May 2008
Volume 49, Issue 13
Free
ARVO Annual Meeting Abstract  |   May 2008
Identification and Characterization of Tubby-Like Protein 1 (Tulp1) as a Phagocytic Ligand in RPE Cells
Author Affiliations & Notes
  • N. B. Caberoy
    Bascom Palmer Eye Institute, University of Miami Miller School of Medicine, Miami, Florida
  • D. Maiguel
    Bascom Palmer Eye Institute, University of Miami Miller School of Medicine, Miami, Florida
  • Y. Kim
    Bascom Palmer Eye Institute, University of Miami Miller School of Medicine, Miami, Florida
  • W. Li
    Bascom Palmer Eye Institute, University of Miami Miller School of Medicine, Miami, Florida
  • Footnotes
    Commercial Relationships  N.B. Caberoy, None; D. Maiguel, None; Y. Kim, None; W. Li, None.
  • Footnotes
    Support  NIHR01EY016211, P30EY014801
Investigative Ophthalmology & Visual Science May 2008, Vol.49, 4442. doi:https://doi.org/
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    • Get Citation

      N. B. Caberoy, D. Maiguel, Y. Kim, W. Li; Identification and Characterization of Tubby-Like Protein 1 (Tulp1) as a Phagocytic Ligand in RPE Cells. Invest. Ophthalmol. Vis. Sci. 2008;49(13):4442. doi: https://doi.org/.

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      © ARVO (1962-2015); The Authors (2016-present)

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Abstract

Purpose: : : Retinal pigment epithelium (RPE) cells play a critical role in the regeneration of photoreceptor outer segment (POS) by removing shed POS through phagocytosis. The molecular mechanism of RPE phagocytosis is poorly defined. Despite the identification of a few phagocytic receptors, an intriguing question is whether there is any phagocytic protein ligand for RPE phagocytosis. The purpose of this study is to identify and characterize RPE phagocytic protein ligands and to define their roles in retinal degeneration.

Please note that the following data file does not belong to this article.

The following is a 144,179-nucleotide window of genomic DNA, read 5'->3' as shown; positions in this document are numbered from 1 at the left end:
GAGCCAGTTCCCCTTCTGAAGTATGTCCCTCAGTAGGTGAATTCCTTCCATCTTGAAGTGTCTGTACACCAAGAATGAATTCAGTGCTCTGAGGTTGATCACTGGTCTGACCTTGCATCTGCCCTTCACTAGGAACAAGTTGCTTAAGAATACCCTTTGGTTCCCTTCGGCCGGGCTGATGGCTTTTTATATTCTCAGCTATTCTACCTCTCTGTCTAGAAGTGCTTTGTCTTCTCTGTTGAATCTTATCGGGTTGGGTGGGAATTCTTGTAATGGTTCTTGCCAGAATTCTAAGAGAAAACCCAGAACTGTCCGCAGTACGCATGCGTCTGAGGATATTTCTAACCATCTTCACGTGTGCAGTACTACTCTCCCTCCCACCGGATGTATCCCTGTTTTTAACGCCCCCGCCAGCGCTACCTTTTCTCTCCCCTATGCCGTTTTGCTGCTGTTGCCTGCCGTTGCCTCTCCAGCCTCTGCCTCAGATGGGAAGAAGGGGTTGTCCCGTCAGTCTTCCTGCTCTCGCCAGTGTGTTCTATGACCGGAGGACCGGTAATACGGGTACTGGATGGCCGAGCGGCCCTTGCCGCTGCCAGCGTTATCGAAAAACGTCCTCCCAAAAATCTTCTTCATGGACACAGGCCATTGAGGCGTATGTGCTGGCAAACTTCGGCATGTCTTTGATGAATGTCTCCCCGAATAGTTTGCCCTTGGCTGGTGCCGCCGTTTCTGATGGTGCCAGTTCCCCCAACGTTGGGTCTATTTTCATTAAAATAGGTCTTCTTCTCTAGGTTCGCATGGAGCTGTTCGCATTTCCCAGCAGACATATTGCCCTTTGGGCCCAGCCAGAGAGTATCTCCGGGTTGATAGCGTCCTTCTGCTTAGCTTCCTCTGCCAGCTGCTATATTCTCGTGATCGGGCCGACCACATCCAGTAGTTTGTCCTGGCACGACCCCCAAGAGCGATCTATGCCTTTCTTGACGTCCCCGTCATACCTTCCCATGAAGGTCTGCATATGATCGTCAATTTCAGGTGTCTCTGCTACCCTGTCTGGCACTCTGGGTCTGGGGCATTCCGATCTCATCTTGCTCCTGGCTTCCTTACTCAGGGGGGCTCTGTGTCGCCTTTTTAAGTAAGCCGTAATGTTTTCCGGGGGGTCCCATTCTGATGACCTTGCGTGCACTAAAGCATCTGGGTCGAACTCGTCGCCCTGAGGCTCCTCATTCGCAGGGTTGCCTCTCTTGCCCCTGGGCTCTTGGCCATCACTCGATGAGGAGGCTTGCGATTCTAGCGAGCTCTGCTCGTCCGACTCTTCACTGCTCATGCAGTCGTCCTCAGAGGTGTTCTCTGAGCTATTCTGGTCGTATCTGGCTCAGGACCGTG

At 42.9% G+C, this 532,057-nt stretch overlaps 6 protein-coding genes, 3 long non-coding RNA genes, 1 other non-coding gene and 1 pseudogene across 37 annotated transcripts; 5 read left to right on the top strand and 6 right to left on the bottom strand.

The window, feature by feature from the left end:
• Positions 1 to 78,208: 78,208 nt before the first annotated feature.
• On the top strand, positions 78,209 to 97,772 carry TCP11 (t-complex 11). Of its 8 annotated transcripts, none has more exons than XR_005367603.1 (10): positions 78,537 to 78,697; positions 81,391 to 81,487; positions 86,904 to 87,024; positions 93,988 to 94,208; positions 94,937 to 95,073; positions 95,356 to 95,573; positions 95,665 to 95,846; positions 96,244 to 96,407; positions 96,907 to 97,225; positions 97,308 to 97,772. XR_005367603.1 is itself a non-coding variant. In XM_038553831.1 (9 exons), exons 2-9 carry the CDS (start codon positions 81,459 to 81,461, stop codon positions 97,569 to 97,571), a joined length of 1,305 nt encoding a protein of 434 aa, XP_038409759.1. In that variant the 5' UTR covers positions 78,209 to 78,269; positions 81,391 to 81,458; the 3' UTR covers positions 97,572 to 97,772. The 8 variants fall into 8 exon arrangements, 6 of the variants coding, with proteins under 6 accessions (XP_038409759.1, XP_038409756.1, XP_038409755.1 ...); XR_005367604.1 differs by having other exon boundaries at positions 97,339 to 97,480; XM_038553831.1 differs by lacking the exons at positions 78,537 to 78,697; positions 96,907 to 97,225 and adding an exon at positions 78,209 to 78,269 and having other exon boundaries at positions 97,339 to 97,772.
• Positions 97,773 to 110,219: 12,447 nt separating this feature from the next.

Methods: : A novel functional cloning strategy of phage display has been developed to screen mouse eye cDNA library in human ARPE-19 cell line. After four rounds of selection, individual phage clones with higher phagocytic activity than control phage were isolated and identified by DNA sequencing. The minimal phagocytic domains were defined functionally by a unique phage-based phagocytic assay (PPA). Their phagocytic activities were further validated and characterized by non-phage-based phagocytic assays.

Results: : Among several identified phagocytic ligands was Tulp179-199. Mutations in human Tulp1 have been previously reported to associate with retinitis pigmentosa 14. Deletion and mutation analyses by PPA revealed that full-length Tulp1 consists of five minimal phagocytic domains in its N-terminal region. No phagocytic activity was detected in its C-terminus. Tulp1 phagocytic activity was demonstrated in all RPE cells tested, including RPE primary culture cells, APRE-19, D407 and RPE-J cell lines, but not in non-RPE epithelial cell lines, such as HeLa and MCF-7 cells. Physiological and pathological relevance of Tulp1 phagocytic activity was further established.

Conclusions: : Tulp1 has been identified as the first phagocytic protein ligand in RPE cells by the innovative functional cloning strategy of phage display, and the role of its phagocytic activity in retinal degeneration has been demonstrated. The novel functional cloning strategy of phage display described in this study is a powerful tool to investigate molecular mechanisms of phagocytosis in RPE and other professional phagocytic cells.

Keywords: retinal pigment epithelium • retinal degenerations: cell biology • phagocytosis and killing 
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